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the trains still run

They never taught us more than how to make things. They did not explain how to take pictures, or write stories, or record songs when the walls are falling down. What should you paint when the sky is falling? And yet, they taught us all we needed to know. As I have begun to understand over and over again, all art is political. All freedom is freedom. The trains still run. The cameras can still be loaded with fresh rolls of film that smell of plastic and possibility. If there is a pothole, at some point it gets filled. Sometimes it just takes a hell of a long time to happen.

The sun rises. Children trundle around in the snow, laughing, falling down and getting back up again. Yes, the news is unthinkable. Yes, the headlines are poisonous enough to make you throw things out the window. But there is still dinner to cook, and why not make it delicious? Why not crack an egg, or laugh wildly at nothing in particular?

There was a night, about eight years ago when I was told that the militia w…

Not me, her


In 1987, I found myself trying to write about a high school girlfriend that had been molested by her father when she was a child. I was 19 years old, struggling to find my way through a screenwriting assignment about delivering character. The idea was to describe messy young love between two Sid and Nancy want-to-be's. But that failed, as I could not stomach oversimplifying her complicated past, events that shaped her life as a 16 year old with a mohawk, a smart mouth, a lingering stare. I understood that I had to start at the very beginning.

No one wanted to hear the story. When it was my turn to read in class, it even came to be that some of the other students asked to stand in the hallway before they heard another description of what happened in that lonely little house in the middle of nowhere. I was trying, and failing, and trying again to get things right, to explain how this happened, how it could happen to this girl, how this man found his way to acts of selfishness and desperation. "Why do you want to write about this?" I was asked, over and again. They all expected to find out that I was the one that had actually been molested, and this was just my smokescreen, that there was no little girl, no cold living room visits to her inthe middle of the night.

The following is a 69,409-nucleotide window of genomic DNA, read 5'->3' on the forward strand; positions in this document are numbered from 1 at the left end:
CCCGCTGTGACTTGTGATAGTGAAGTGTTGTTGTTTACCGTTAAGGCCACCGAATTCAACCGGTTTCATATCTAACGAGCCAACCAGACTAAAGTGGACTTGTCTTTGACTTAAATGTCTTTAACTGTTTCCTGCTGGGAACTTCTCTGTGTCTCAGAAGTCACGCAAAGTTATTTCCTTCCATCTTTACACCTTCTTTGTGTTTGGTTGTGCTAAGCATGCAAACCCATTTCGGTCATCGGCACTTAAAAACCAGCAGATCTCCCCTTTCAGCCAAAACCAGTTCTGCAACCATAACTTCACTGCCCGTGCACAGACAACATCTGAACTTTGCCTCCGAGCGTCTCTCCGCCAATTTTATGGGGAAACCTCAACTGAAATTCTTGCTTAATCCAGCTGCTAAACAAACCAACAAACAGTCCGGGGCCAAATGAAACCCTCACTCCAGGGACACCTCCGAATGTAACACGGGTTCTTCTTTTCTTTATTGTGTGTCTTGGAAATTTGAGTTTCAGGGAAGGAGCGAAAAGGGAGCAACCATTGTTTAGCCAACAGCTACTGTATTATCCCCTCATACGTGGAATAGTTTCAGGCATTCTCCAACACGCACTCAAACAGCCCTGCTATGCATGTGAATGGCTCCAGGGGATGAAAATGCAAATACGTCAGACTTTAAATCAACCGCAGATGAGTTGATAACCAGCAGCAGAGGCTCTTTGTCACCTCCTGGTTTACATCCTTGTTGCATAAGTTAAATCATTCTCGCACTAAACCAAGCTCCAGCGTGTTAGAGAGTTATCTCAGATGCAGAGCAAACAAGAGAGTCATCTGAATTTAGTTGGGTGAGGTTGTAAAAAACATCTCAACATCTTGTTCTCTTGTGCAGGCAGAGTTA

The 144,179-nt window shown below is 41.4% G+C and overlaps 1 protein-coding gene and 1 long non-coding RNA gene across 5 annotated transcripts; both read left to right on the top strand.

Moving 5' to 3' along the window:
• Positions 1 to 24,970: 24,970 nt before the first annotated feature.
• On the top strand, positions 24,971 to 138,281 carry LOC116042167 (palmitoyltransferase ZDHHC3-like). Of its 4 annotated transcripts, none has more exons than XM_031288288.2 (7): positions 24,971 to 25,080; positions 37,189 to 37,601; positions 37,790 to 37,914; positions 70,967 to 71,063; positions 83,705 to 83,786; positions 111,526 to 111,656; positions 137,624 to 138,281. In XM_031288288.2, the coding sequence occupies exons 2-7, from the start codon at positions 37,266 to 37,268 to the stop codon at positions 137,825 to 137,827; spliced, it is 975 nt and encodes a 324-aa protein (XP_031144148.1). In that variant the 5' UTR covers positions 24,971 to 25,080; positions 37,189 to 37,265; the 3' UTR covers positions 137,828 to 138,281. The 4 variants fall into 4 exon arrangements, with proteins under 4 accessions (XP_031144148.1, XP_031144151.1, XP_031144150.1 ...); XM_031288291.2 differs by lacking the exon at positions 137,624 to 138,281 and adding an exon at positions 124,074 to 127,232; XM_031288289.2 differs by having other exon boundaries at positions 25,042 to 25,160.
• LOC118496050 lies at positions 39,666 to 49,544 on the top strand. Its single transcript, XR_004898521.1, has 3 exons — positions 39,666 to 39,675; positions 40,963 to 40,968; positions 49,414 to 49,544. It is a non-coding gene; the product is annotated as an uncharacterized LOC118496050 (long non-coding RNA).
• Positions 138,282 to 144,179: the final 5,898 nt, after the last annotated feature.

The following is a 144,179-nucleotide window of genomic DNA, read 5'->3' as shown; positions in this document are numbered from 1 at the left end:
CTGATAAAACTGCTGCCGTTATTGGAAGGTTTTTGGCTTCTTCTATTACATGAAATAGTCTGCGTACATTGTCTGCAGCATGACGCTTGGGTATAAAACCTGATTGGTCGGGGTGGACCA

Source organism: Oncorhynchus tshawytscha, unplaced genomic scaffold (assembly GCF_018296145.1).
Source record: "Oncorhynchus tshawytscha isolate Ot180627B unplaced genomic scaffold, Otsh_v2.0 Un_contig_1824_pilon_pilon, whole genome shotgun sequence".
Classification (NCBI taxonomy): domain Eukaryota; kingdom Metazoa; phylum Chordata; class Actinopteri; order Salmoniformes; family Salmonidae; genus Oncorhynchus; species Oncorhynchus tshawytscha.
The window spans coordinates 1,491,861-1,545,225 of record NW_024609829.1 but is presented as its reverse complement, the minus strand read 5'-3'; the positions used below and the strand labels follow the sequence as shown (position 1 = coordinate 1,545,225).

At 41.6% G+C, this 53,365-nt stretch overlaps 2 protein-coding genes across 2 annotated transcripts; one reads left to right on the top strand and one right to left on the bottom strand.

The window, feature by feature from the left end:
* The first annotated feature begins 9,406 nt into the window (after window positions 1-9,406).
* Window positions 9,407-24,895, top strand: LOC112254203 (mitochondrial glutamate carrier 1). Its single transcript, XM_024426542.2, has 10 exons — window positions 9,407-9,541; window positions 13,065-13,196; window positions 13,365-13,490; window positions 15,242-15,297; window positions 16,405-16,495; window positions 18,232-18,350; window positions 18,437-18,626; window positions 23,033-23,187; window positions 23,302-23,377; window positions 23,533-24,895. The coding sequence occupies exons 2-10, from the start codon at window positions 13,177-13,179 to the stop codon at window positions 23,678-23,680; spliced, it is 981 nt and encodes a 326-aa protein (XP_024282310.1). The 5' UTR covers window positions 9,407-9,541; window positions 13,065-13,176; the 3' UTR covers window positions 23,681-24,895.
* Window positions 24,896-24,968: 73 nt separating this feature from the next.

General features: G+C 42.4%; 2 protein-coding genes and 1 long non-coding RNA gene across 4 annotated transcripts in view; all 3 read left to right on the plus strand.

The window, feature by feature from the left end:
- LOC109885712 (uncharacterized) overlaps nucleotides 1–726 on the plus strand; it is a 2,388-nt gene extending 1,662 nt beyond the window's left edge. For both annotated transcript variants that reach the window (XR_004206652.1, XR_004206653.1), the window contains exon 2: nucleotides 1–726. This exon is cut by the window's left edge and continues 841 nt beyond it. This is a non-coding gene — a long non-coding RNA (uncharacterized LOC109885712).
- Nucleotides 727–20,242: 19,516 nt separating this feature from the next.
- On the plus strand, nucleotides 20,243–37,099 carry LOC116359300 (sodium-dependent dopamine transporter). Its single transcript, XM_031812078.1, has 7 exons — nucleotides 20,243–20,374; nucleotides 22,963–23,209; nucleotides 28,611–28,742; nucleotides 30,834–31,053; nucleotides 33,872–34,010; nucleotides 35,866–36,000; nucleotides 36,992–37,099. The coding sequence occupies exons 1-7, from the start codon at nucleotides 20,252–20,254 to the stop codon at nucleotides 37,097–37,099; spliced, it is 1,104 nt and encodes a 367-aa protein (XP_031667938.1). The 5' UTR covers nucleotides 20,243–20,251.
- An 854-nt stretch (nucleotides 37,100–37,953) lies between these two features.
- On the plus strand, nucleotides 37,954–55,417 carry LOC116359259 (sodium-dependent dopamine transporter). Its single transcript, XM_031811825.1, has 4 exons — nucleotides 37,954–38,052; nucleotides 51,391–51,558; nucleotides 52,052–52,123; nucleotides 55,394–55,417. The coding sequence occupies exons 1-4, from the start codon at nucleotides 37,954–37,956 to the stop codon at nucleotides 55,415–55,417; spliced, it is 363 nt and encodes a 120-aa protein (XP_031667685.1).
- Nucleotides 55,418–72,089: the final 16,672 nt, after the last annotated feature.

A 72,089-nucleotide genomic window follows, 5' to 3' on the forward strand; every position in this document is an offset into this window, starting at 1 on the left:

I kept at writing about her for the entire semester and showed the pages to women I knew, asking them to give me the harshest comments they could, to let me know the second the train went off the tracks. I was completely unprepared for what happened after that. Along with the notes, they would share their own experiences with me. An uncle, a stranger, another story, another trespass. The work of getting this girl's story right somehow became a responsibility, no longer an assignment.

In those days, incest was discussed on afternoon talk shows, sensationalized and interrupted with commercials for shampoo and cake mixes.

Over time, the story evolved into a first novel. I spent months and months attending art shows and spoken word performances all by incest survivors. I listened to the private accounts of over a hundred women. I examined the effect these events take on the people around the survivor - the friend, the lover, the teacher. Somehow, that lead me through to the end of the book.

People still tell me they cannot, and will not read it. Not because it was written by a man, but simply because they do not want to. Too painful. Too ugly.



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